I suppose those of us without a partner to bounce things off of get the biggest benefit of forums like these. And it is hardest for those of us not in the poor nor rich zone, but hanging onto the middle class with the tips of our fingernails.

Then, of course, there's the whole culture of fear we live in, which surely plays a role. I do fear the horrors of eldercare. But maybe I should just be fearing the fear, as was once said..

Okay. I digress.
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Old 01-08-2016, 01:43 PM
 
10,812 posts, read 8,058,272 times
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Quote:
Originally Posted by Robyn55 View Post
Overall though - I would be very cautious about all CCRCs in terms of financials.
I agree.
It's worth a mention that if the CCRC is a non-profit, the financial statements and 990s are available online, often going back for 10 or more years. That's handy because imo trends and trend changes often reveal more than a static report.

Broad quality evaluations of a SNF in a CCRC can be found on sites like Medicare.gov Nursing Home Compare and US News Health but there's no substitute for site visits and talking with people who have family or friends residing in them.

We don't anticipate having a need for Senior Independent living facilities for at least 10 years, but the current waiting list for the "good ones" is lengthy so we're doing the initial research now. The one we're most interested in has a program where anyone 62+ can pay a fee to use their amenities (indoor pool, gym, library) and participate in activities without moving in. That's something I can see us doing down the line.
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Old 01-08-2016, 03:43 PM
 
Location: Ponte Vedra Beach FL
14,628 posts, read 17,923,045 times
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Quote:
Originally Posted by crusinsusan View Post
All very reasonable thoughts. I may be obsessing about it all, because of what I've seen happen to others; but then again, I can say that *most* of the elderly that I know who've passed on didn't wind up in any sort of a facility, or did so for a very short time.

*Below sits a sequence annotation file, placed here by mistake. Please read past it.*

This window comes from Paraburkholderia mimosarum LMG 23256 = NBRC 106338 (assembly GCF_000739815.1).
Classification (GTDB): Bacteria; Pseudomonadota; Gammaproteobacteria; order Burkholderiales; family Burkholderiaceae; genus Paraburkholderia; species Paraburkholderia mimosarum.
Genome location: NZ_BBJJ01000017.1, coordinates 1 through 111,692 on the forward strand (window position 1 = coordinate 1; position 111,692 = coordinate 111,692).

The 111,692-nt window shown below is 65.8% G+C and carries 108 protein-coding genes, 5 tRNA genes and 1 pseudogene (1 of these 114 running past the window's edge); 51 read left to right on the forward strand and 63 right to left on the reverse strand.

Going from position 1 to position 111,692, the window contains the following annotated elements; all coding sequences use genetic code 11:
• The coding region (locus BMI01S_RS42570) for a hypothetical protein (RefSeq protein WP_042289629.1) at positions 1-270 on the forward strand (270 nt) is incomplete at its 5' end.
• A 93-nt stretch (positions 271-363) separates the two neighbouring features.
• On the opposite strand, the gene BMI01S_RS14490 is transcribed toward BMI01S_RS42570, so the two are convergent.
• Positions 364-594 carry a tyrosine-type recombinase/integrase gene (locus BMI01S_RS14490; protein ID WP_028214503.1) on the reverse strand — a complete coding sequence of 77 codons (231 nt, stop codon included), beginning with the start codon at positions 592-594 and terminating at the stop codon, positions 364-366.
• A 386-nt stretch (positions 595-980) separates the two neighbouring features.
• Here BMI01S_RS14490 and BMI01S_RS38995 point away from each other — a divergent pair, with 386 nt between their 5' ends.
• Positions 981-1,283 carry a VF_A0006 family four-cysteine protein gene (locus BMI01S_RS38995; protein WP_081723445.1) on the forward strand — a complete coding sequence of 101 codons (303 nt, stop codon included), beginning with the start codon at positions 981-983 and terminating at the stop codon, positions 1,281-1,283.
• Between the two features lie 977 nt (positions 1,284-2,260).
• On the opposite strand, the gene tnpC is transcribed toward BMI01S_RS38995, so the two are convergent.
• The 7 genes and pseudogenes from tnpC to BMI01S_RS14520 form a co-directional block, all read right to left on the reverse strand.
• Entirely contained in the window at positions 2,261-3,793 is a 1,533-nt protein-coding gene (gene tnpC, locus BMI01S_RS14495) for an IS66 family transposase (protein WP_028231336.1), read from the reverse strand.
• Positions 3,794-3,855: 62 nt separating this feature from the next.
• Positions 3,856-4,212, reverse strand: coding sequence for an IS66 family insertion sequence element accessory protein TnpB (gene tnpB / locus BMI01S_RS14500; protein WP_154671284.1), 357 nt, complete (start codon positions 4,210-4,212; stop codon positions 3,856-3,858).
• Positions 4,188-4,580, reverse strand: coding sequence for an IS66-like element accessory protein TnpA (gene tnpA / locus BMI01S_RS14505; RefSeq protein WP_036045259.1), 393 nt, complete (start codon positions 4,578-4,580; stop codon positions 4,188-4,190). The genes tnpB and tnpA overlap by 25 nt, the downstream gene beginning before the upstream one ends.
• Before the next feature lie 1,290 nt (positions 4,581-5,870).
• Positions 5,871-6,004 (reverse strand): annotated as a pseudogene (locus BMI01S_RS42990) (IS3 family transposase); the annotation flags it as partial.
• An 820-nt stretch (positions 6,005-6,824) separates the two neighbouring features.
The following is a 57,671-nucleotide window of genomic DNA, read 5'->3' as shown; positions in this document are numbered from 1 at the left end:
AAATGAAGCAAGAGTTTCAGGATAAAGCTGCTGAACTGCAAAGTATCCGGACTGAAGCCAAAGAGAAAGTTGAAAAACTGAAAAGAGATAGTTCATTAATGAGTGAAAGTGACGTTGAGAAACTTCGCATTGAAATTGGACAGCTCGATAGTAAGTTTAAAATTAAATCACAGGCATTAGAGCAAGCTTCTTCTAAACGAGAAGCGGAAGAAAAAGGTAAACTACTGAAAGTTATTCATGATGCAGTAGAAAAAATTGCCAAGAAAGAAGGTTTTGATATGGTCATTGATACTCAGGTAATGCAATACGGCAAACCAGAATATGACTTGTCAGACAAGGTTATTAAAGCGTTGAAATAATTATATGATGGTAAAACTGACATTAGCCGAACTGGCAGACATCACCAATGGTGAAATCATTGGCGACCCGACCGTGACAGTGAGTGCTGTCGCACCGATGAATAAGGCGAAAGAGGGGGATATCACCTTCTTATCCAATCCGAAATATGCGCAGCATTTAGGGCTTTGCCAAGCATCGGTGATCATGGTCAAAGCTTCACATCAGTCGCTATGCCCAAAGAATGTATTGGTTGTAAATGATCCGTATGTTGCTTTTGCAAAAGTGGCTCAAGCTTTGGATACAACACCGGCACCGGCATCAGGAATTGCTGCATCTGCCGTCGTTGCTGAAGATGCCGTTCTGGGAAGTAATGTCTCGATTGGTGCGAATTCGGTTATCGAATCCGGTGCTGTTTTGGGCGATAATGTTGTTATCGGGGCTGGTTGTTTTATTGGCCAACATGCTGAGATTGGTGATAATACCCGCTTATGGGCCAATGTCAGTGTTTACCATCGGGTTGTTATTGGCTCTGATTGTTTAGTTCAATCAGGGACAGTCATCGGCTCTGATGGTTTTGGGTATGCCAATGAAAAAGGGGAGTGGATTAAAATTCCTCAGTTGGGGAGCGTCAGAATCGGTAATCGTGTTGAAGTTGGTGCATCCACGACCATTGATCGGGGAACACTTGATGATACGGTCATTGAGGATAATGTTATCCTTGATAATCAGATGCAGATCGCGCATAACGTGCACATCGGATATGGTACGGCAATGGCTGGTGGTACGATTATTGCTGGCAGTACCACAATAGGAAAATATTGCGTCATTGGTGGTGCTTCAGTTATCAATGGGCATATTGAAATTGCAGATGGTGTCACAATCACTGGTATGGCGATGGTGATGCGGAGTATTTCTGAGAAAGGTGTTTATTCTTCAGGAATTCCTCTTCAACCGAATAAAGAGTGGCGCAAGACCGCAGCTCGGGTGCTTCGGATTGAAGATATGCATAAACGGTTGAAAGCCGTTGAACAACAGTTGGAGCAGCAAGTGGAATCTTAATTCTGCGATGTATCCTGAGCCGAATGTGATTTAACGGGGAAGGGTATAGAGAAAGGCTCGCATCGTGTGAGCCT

Today, I'm thinking I'm thinking too much, and may be misguided into ass-u-ming I can research my way to a decision based on numbers that, in fact, have no reliability or validity.

I suppose those of us without a partner to bounce things off of get the biggest benefit of forums like these. And it is hardest for those of us not in the poor nor rich zone, but hanging onto the middle class with the tips of our fingernails.

Then, of course, there's the whole culture of fear we live in, which surely plays a role. I do fear the horrors of eldercare. But maybe I should just be fearing the fear, as was once said..

Okay. I digress.
I really think it depends on first - what you're looking for? I am not only married - but am in general a pretty solitary person. I would prefer watching cooking shows on TV and playing some video games than making idle chit chat with a random assortment of strangers. If you're single - and gregarious - you might well be looking for a different living situation than one that would best suit me. FWIW - when I looked at our new local ALF - in case my father might need it - you know what would be a deal breaker for him? That it had low speed AT&T internet service (compared to his current Comcast high speed service). That is what the world is coming to .

I can tell you in general that at our ages (I'm 68 and my husband is 70) - our local CCRCs are best suited for people who are - at a minimum - in their late 70's. My father's girlfriend (she is about 82 - he is 97) moved into a senior place much younger (like early 70's) because her late husband - somewhat older than she was - had bad dementia at a pretty early age. I kind of get the impression that a fair number of people here on CD in their 50's think they'll be decrepit by the time they're 65-70. And that's simply not the case for most people these days.

How old are you? And how old are you biscuitmom?

And what things are you afraid of? If it's money (and I guess all of us worry about money at least a little no matter what our circumstances are) - well I don't think CCRCs will eliminate the need for worrying. Because - like the Vicar's Landing study you cited mentioned - the costs in CCRCs aren't fixed. Robyn